It has been reported that lawyers have been “inundated” with inquiries from separated parents arguing about where their children should stay during the Coronavirus lockdown, with some trying to get the other parent sent to prison for breaking existing child arrangements.
The evidence is anecdotal,
but the report says that some parents are using the lockdown as an excuse to
stop the other parent from seeing their children, and that some parents are
seeking to enforce child arrangements where the other parent claims not to have
been able to keep to the arrangements because of the lockdown, or because of
As we have said here previously,
if you feel that arrangements should be altered because of the Coronavirus,
then you should try to discuss and agree matters with the other parent. If you
are unable to reach agreement, then you should contact a lawyer for advice, if
possible before taking any action.
Government support for domestic abuse victims
The Home Secretary Priti
Patel has launched a new public awareness raising campaign highlighting that if
anyone is at risk of, or experiencing domestic abuse, help is still available,
despite the Coronavirus lockdown.
The campaign will encourage
members of the general public to show their solidarity and support for those
who may be suffering, by sharing government digital content or a photo of a
heart on their palm, and asking others to do the same, to show victims that
they are not alone and to convey to perpetrators that domestic abuse is
unacceptable in any circumstances.
From this week, adverts
raising awareness of where people can seek help will run across social media
and materials will be made available to a wide range of partners including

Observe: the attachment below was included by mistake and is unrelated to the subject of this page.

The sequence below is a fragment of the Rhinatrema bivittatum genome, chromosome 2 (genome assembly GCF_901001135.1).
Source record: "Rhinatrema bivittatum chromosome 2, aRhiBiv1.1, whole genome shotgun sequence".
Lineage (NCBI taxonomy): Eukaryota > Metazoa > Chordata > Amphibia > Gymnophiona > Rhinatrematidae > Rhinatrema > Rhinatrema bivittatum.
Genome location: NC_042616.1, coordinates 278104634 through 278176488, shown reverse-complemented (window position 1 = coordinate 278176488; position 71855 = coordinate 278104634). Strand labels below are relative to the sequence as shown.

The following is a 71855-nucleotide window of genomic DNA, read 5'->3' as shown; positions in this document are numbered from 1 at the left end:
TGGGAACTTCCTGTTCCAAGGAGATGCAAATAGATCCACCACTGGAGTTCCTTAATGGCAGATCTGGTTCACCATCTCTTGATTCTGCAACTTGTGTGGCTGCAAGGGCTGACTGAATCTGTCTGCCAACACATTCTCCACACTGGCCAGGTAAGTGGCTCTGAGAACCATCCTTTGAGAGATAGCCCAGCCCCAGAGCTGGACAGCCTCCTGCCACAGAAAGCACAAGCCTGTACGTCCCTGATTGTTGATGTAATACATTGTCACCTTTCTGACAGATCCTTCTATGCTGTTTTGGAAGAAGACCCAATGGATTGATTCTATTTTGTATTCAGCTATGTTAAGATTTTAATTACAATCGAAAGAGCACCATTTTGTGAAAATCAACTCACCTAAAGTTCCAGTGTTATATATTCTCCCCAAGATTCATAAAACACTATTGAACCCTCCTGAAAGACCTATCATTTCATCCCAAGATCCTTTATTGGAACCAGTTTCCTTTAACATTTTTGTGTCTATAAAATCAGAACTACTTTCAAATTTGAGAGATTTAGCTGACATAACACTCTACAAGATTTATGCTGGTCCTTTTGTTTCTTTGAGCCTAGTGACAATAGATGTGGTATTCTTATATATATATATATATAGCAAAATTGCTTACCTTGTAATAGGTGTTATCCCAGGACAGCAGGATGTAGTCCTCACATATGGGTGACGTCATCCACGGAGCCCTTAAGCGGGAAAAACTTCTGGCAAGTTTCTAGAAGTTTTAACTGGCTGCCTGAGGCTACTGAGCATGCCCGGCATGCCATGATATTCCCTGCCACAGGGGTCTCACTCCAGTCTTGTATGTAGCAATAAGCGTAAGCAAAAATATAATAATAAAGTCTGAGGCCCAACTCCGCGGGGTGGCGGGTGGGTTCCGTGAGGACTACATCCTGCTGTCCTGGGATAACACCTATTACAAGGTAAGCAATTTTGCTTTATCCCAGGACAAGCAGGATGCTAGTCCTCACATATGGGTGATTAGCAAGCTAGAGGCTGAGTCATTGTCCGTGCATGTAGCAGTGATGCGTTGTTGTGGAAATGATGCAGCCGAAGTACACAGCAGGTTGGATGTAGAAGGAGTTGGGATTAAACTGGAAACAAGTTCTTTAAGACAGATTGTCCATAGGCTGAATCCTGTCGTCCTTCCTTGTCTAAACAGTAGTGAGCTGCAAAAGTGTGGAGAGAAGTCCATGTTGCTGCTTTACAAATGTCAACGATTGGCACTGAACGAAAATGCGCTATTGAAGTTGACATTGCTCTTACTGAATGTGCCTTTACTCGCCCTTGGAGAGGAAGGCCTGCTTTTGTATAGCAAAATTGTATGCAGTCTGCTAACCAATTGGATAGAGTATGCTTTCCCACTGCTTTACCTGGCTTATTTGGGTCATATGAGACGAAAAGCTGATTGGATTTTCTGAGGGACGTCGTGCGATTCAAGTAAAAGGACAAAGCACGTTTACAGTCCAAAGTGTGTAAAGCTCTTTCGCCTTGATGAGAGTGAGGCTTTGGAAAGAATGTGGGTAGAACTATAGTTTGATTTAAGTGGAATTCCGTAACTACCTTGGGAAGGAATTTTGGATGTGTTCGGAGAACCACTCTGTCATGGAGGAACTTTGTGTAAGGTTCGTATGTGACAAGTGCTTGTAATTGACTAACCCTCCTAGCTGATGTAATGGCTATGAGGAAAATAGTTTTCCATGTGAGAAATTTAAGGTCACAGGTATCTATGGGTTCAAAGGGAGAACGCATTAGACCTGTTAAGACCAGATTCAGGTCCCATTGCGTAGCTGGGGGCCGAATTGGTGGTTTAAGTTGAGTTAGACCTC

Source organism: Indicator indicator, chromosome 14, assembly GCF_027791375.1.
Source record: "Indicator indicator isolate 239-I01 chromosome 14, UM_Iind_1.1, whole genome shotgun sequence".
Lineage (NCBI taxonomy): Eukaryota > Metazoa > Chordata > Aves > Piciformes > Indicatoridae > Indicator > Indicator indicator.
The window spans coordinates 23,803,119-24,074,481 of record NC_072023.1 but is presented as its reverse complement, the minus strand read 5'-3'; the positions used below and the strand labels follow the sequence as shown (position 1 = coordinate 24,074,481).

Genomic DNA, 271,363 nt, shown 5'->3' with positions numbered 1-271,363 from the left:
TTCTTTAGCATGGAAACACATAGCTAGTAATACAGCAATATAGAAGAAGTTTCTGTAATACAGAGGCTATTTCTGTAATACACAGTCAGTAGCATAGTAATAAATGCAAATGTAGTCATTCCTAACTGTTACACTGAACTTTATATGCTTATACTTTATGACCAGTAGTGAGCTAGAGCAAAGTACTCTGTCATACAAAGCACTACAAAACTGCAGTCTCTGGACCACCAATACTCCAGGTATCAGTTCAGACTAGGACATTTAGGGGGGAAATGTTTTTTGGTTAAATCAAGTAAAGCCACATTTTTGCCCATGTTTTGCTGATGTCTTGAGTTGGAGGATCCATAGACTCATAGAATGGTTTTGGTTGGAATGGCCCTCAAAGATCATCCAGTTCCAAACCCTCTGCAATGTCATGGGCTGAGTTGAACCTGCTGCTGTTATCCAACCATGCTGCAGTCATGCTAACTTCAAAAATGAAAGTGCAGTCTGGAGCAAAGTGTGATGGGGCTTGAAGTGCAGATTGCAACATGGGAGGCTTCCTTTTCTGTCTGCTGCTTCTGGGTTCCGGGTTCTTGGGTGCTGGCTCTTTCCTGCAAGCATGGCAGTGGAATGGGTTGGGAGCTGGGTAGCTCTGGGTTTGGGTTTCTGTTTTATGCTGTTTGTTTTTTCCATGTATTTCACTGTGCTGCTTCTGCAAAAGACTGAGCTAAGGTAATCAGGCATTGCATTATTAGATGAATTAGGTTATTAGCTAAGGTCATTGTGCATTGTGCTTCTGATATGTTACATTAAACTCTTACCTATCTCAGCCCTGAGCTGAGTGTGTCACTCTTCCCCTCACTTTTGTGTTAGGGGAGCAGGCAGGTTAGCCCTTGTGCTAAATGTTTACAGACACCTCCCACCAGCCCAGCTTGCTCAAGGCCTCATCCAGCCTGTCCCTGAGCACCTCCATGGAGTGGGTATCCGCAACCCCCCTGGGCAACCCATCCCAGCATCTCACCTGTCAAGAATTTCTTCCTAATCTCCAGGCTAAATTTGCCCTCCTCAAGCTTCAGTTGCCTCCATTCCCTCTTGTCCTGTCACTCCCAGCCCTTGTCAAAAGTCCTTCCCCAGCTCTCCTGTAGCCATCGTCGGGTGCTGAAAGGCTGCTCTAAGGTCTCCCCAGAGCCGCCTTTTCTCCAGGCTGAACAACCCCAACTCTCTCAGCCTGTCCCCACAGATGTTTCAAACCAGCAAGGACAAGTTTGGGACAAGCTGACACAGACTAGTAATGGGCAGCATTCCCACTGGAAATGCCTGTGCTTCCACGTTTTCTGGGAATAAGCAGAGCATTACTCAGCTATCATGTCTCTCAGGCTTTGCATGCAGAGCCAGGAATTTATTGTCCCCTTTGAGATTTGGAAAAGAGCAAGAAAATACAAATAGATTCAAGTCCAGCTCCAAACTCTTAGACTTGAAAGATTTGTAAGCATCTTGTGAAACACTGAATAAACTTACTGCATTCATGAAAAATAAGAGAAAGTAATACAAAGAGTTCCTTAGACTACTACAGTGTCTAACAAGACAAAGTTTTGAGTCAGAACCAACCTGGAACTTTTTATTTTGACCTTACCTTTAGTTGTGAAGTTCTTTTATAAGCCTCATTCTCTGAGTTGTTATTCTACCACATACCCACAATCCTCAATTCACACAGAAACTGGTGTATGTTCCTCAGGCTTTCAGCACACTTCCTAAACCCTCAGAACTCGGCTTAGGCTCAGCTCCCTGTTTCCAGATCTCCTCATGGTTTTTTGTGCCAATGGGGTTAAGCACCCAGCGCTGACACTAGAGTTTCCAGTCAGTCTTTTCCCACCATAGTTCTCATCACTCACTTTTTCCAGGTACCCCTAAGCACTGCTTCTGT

charities and supermarkets.
Additionally, the Home
Secretary announced that the Home Office is working with charities and the
Domestic Abuse Commissioner to provide an additional £2 million to immediately
bolster domestic abuse helplines and online support.
Sandra Horley, CBE, chief
executive of national domestic abuse charity Refuge commented: “Refuge is
grateful for the Government’s support at this critical time. We have worked
around the clock to ensure our national helpline and frontline specialist
services remain open and accessible to women experiencing domestic abuse. What
is needed now, more than ever, is to ensure every woman experiencing domestic
abuse is aware of the confidential support available. We hope the Government’s
campaign will reach the tens of thousands of people experiencing domestic
abuse, helping send the message – you are not alone.”
However, Fiona Dwyer, the
chief executive of Solace Women’s Aid, London’s largest provider of domestic
abuse services, has criticised the £2 million funding. She said that for any
individual charity focusing on violence against women and girls, that amount
would be huge, but “spread across the whole country, it’s pitiful.”
Increase in domestic abuse by female family members
Still on the subject of
domestic abuse, new figures show that cases of abuse involving attacks by women
and girls on family members have risen twice as fast as those by men.
The figures come from the
Metropolitan police, who are investigating a rise in the number of domestic
abuse offences committed by female family members. They show that domestic
abuse offences committed by sisters have doubled from 641 in 2010 to 1,325 in
2018. The numbers have quadrupled for stepsisters and half-sisters from 33 to
Female perpetrators now
account for 28% of cases; up from 19% a decade ago.
Despite the rise in the
number of domestic abuse offences committed by female family members,
ex-boyfriends, boyfriends and husbands remain the predominant perpetrators of
The Victims’ Commissioner Dame
Vera Baird commented: “Only a few years ago, the police and the public probably
wouldn’t have considered assaults such as siblings on siblings as domestic
abuse. However, we can see a lot of this type of inter-family abuse does occur.
I would encourage anyone who is experiencing this type of abuse to seek help
and report it.”